Once we get to Modern, there are multiple one-mana legendary creatures that are playable. Even though those cards don't see play right now, a one-drop like Isamaru, Hound of Konda or Kytheon, Hero of Akros could suddenly start becoming very popular. Being able to use the Mox mana on the first couple turns is where the power of a zero-mana acceleration card comes from.
Here is a White-Red Aggro list that I have been working on that is both aggressive, and can make use of the excess mana provides by Mox Amber:
This is a crazy deck that incorporates a lot of different elements. You have the beatdown plan of getting down early creatures and winning that way. There are 16 creatures in the deck that are both legendary and cost only a single mana. This is as good as it gets for a deck that plays Mox Amber. Your Mox Amber starts are going to be quite impressive, as you can often play two creatures with two power on the first turn.
If an early assault of creatures isn't enough to win, there are some backup plans. Mox Amber allows you to get down a turn two Blood Moon without needing cards like Simian Spirit Guide. This is going to provide a lot of free wins as a single basic Plains or a Mox Amber allows you to have good mana through a Blood Moon. Then we have the combo cards that include Norin the Wary alongside Genesis Chamber and Purphoros, God of the Forge. Since Norin the Wary is near impossible to kill, it is a great combo piece with both those cards.
Getting tons of creatures into play and pinging your opponent for two damage each turn is a good insurance plan when the game goes long. Mentor of the Meek is a good way to keep drawing gas, and is your main source of card advantage. After sideboarding, this deck gets access to some of the best hate cards in the format. Many are already known, but one of them is a Dominaria hit.
Damping Sphere makes me sad. Tron is one of my favorite Modern decks, and this card seems like it was designed to be great against Tron strategies. With Damping Sphere in play, Tron is essentially nullified. When you are tapping your Urza's Tower for only one mana the entire game, things tend to not go very well. This is not as strong against Eldrazi Tron, as that deck doesn't always need its lands to produce more than a single mana each to win.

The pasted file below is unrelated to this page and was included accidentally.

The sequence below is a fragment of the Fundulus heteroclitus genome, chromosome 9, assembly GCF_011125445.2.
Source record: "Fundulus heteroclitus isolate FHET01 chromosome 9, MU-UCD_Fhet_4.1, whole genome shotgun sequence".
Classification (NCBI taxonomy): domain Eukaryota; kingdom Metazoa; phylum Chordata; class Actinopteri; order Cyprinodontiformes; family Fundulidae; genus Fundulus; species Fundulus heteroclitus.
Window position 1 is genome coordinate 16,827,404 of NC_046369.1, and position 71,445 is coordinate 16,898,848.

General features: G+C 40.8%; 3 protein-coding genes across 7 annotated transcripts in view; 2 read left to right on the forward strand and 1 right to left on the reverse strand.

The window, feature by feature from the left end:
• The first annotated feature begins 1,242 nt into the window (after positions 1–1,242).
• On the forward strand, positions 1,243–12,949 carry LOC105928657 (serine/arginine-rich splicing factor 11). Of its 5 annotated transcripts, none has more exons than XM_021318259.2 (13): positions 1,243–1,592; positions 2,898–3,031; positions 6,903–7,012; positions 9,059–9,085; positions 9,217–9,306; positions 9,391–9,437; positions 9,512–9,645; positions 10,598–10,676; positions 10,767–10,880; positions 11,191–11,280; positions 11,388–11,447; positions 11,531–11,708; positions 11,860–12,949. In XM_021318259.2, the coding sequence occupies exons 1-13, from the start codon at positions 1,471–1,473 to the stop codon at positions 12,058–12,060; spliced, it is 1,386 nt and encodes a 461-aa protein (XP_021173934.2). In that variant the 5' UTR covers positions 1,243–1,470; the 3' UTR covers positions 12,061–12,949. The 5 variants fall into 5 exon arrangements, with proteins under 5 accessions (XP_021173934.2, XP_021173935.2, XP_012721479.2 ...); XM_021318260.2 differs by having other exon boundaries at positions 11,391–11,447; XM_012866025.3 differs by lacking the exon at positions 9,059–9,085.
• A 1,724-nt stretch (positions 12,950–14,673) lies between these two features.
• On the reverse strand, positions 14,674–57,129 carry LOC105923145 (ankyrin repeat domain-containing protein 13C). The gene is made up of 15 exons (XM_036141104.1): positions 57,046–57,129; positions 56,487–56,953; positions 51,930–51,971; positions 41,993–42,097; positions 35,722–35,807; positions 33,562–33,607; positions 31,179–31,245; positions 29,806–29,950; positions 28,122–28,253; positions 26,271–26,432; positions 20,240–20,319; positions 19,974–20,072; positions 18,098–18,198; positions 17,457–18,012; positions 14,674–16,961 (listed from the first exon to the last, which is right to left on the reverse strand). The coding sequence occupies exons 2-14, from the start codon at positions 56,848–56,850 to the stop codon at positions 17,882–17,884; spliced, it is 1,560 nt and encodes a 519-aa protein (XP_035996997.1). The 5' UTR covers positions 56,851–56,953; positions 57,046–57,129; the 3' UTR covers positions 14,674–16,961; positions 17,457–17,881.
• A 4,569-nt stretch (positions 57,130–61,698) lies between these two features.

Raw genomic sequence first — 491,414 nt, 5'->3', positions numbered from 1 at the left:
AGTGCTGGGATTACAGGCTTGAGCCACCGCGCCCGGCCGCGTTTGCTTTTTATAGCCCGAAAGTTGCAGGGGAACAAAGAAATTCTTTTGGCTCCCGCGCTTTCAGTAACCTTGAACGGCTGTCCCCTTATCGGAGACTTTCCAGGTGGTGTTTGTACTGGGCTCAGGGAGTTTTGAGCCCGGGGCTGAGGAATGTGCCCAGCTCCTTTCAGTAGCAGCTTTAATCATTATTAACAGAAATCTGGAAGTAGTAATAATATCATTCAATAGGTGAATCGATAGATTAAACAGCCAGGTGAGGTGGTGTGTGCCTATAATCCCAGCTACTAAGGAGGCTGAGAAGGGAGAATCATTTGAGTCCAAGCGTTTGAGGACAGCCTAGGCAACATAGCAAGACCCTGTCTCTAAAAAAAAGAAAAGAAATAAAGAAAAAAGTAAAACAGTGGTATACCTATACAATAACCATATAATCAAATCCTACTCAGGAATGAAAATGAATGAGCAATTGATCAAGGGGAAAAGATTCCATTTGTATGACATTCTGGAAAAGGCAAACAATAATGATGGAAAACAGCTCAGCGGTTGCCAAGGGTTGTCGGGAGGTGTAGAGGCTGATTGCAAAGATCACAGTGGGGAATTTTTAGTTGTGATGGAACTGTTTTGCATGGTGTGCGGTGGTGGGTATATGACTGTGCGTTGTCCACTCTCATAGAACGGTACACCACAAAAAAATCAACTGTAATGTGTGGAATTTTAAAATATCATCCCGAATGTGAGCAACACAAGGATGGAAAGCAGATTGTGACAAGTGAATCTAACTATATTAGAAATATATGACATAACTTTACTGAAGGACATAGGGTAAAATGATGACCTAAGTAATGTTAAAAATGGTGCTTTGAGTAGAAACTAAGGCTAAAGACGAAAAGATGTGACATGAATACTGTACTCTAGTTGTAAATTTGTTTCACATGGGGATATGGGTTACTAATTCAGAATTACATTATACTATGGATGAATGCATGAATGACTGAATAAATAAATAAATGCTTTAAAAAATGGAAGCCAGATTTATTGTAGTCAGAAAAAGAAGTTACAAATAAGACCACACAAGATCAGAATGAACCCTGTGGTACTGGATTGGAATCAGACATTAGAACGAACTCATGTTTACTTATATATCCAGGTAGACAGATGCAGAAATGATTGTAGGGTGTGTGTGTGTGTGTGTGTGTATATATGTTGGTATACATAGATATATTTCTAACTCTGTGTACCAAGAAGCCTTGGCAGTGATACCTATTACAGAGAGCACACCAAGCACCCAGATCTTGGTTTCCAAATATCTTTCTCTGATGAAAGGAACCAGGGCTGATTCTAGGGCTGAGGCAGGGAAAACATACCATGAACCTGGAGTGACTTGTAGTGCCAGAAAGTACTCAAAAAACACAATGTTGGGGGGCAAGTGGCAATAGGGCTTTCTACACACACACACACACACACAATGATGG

Beyond being specifically good against Tron, this is also an excellent card to have access to versus Storm. Any deck that is trying to play multiple spells in the same turn is going to struggle with Damping Sphere in play – all of a sudden, your Pyretic Rituals start to Shrivel up. Damping Sphere is only really good against a few decks, but because it has flexibility it is going to be universally played as a sideboard card.
Having really good sideboard options that are artifacts make them easy to access for any deck. That means that decks like Jund that might not have had great sideboard options against Tron and Storm now can easily play this card. Both Storm and Tron decks suffer because of Damping Sphere, so expect the format to shift with this card entering Modern.
This has a place in Standard as an aggro killer. More specifically, red decks will struggle to answer Lyra Dawnbringer. As it turns out, the best red removal in Standard deals four damage, and this card has five toughness. When you take into consideration Lyra Dawnbringer is near impossible to kill in combat and buffers your life total, red decks should be throwing fits. It seems like a better Ragal Caracal in many situations.
I know Baneslayer Angel saw a lot of Standard play in its time, but this is a different sort of Standard environment. This is an expensive threat that isn't that great against control decks. If control starts to lose some popularity I could see Lyra Dawnbringer moving from a sideboard card to a very good maindeck option.
This card reminds me a bit of Demonic Pact. The Saga cards essentially provide several effects over the course of multiple turns. I'm not sure how strong the card will end up being in Standard, as it is essentially a delayed sweeper and the downside is that your opponent will have time to prepare for the second lore counter, though it really is only one single turn that they will know not to commit any additional creatures to the board.
Being able to save one of your creatures from the impending sweeper effect is also pretty nice. Each effect on the card is relevant and I'm excited to see the Saga cards in action as they definitely effect how games tend to play out in different ways once you play one. The stock of enchantment removal may go up if the Sagas become popular.
The cards with historic benefits create a strong incentive to play many historic permanents in the same deck. Lumping artifacts, legendary creatures and Sagas into one category is a smart way of creating a whole new card classification. The question starts to become how many legendary creatures, Sagas, and artifacts can actually get crammed into the same deck. I'm sure we will have some weird looking creations, that's for sure.
Of the cards that work well with historic, it's unclear if Teshar, Ancestor's Apostle is the best one, though the idea of being able to continuously bring back creatures from the graveyard and put them into play, does sound pretty appealing. Historic seems to be the best way to bring the themes of Dominaria together.
Thanks for reading,